Fiona Duff: Future may be bright after all

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Ever since my older daughter started university I have been slightly concerned about her future.

Frankly it looked about as certain as the name (and indeed father) of Katie Price’s next child. Setting off to a city in England might mean only a three-year course, but with that comes a £27,000 bill at the end of her studies.

What with it having been in the middle of the worst recession in living memory and the papers full of stories about a “lost generation”, what chance would she have in the big bad world?

But last week it looked as though there was hope on the horizon. Within a month of her starting her final year the jobless figure in the UK is at its lowest for more than six years.

Last week I also had lunch with an old friend who now lives in Wales. Her daughter recently moved to Edinburgh and she excitedly told me that she had been offered no fewer than three jobs, all of which were relevant to the course from which she had just graduated and all of which she would happily have accepted. Sitting there with a huge grin on her face it was hard to think of her as being lost in any way. Apart, that is, from finding her way around a new city.

Of course, what we don’t know are exactly what these new jobs are that have been taken on by the previously unemployed. Not all will be as lucky as my friend’s daughter; their perfect job might be as elusive as Lord Lucan – but that is not the point.

A few years ago I heard a speech given to schoolchildren from a captain of industry. What was important when looking at candidates, he said, was not always the quality of their degree. It was their ability to roll up their sleeves and do a bit of hard graft rather than rolling around on the sofa watching Cash in the Attic and other daytime TV programmes. “Even if you are flipping burgers,” he said, “you will learn something – even if it’s the best way to flip burgers.”

This is the sort of advice children need. Yes my dears, follow your dream, but cope with reality. Most of all, just earn some money, because the Bank of Mum and Dad doesn’t have unlimited funds.

Why I dread turkey time

As the nights draw in there is only one thought among members of my family – who will host this year’s Christmas lunch?

Calls from my mother are ignored in case she gets you at a weak moment and suddenly, before you know it, turkey time is upon us. Food requirements aside, I have to scour the streets for enough chairs to put around the table. As it is I have drawn the short straw again.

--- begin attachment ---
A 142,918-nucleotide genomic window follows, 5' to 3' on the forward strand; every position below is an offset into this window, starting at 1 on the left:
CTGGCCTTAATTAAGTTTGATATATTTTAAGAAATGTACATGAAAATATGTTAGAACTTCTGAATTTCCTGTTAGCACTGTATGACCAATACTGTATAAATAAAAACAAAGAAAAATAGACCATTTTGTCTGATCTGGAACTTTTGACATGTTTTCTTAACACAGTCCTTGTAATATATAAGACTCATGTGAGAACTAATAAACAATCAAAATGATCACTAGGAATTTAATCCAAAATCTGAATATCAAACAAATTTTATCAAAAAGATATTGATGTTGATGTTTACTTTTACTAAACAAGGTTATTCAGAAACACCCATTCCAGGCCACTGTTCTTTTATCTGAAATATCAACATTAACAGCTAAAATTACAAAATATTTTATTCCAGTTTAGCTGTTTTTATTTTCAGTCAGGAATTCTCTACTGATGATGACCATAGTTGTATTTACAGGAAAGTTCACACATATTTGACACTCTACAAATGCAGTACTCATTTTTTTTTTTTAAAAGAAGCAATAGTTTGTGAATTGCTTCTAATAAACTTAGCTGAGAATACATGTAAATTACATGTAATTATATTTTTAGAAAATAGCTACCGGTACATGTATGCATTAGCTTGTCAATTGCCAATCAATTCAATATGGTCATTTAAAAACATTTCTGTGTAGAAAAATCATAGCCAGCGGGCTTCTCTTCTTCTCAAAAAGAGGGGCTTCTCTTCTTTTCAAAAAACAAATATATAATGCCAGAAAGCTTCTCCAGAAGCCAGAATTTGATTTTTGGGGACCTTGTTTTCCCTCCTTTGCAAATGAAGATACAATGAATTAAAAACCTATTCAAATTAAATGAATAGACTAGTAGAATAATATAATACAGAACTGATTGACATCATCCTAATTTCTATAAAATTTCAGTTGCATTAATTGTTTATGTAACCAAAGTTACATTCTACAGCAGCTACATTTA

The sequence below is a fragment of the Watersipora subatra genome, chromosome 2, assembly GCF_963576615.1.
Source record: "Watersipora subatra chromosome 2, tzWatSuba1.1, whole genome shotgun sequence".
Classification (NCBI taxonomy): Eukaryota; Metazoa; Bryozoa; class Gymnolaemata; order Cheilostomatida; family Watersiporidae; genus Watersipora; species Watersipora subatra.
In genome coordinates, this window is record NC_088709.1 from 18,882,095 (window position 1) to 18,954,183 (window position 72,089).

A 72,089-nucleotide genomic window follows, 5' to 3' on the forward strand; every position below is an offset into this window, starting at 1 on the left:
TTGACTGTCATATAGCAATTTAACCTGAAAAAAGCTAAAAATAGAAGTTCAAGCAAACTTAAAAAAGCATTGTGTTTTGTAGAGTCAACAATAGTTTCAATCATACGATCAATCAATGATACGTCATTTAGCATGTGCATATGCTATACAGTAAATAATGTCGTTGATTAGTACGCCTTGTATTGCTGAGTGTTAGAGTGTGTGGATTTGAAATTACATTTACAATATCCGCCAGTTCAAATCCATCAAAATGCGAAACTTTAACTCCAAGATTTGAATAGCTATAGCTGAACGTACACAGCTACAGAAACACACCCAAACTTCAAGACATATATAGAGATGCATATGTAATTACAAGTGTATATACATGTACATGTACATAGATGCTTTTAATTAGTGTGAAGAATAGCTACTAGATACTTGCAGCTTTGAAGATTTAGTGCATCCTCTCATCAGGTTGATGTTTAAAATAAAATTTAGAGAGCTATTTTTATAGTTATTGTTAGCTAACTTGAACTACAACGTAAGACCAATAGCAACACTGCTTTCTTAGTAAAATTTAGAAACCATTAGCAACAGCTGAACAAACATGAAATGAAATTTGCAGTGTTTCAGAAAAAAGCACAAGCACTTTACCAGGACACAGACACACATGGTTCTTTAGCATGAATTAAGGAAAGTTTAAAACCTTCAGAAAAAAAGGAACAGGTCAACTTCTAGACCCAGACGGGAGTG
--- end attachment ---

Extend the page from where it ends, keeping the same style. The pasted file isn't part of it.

My sister-in-law is actually a cook, so for her rustling up a meal for about 15 people is a walk in the park, rather than a hike up the Pentlands for yours truly.

However, she has a water-tight excuse as some of her family who live abroad are making a rare appearance over yuletide so she’ll be spending December 25 with her bloodline. My own sister has moved into a new flat and claims that she is going to start building, or rather demolishing, work soon so her gaff will be a health hazard.

And there you have it – no choice in the matter. Somehow, I think my friends who have opted to book tables at Howies, opening for the first time on Christmas Day, have probably got the right answer.

It’s got to be Gordon for my Anne

These days there seems to be a fine line between being a fan and being a stalker. Exactly when does having an encyclopaedic knowledge of someone turn in to some sort of compulsive disorder?

I ask because a friend, whom I shall call Anne (because that is indeed her name) met me for coffee the other day. Suddenly, halfway through a conversation, she whipped out her phone and waved it in front of my face. “Do you know this man?” she enquired, pointing to the screensaver.

Oddly enough I did; it was TV wildlife presenter Gordon Buchanan, left, whose show at the Lyceum next Monday I already have tickets to see. As husband is busy that evening I asked if she would like to accompany me. I didn’t really think about the consequences, but later checked the tickets.

Thank goodness that we shall be in the dress circle, where the opportunity for her to storm the stage and attempt a very public snog will be greatly diminished.

Reach for the Sky channel

Have you seen the trailers for new Sky Atlantic series Fortitude? It’s hard to miss as it has a very starry cast including Sophie Grabol, Christopher Eccleston, above, and Michael Gambon. So why am I mentioning it? Well, dear readers, you should all be watching it as the writer is Edinburgh-based Simon Donald. And what’s more I know him, in a totally non-stalkerish way, and am so looking forward to the series that I shall be paying extra in order to get Sky channels for the first few weeks of next year.